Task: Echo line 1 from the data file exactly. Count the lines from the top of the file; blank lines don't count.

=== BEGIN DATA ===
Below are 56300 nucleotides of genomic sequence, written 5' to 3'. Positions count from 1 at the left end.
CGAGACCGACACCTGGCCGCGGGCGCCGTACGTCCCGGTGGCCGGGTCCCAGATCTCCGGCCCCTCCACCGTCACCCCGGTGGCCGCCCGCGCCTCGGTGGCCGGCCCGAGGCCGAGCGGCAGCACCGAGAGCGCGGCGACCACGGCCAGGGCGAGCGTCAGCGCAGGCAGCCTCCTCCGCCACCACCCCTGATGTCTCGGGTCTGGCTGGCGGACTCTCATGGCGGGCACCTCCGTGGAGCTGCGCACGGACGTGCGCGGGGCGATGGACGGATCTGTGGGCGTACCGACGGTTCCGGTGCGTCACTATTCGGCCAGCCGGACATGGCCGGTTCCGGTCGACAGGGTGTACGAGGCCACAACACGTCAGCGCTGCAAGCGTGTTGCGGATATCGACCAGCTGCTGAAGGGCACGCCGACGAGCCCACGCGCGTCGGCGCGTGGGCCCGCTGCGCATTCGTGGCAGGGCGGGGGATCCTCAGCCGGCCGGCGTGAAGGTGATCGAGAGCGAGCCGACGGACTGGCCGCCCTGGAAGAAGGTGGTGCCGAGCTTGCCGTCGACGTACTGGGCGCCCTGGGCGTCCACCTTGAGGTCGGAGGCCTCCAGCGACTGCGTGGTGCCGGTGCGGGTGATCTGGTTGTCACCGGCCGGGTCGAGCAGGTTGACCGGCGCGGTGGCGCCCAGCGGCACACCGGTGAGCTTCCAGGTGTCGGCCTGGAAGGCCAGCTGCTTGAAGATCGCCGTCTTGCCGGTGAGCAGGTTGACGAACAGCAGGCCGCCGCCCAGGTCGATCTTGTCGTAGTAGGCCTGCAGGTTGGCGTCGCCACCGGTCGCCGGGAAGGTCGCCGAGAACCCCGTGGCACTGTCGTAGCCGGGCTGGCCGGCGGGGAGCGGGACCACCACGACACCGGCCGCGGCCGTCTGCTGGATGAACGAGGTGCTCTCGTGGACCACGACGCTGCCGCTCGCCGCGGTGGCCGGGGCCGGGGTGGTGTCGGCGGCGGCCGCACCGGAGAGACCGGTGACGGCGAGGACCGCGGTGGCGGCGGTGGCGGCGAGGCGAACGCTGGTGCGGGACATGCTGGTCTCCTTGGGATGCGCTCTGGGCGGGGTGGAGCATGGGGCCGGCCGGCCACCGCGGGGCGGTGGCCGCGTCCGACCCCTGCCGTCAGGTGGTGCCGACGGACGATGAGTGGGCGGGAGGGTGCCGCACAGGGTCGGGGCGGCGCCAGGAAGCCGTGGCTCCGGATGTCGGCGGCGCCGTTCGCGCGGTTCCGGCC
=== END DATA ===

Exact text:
Below are 56300 nucleotides of genomic sequence, written 5' to 3'. Positions count from 1 at the left end.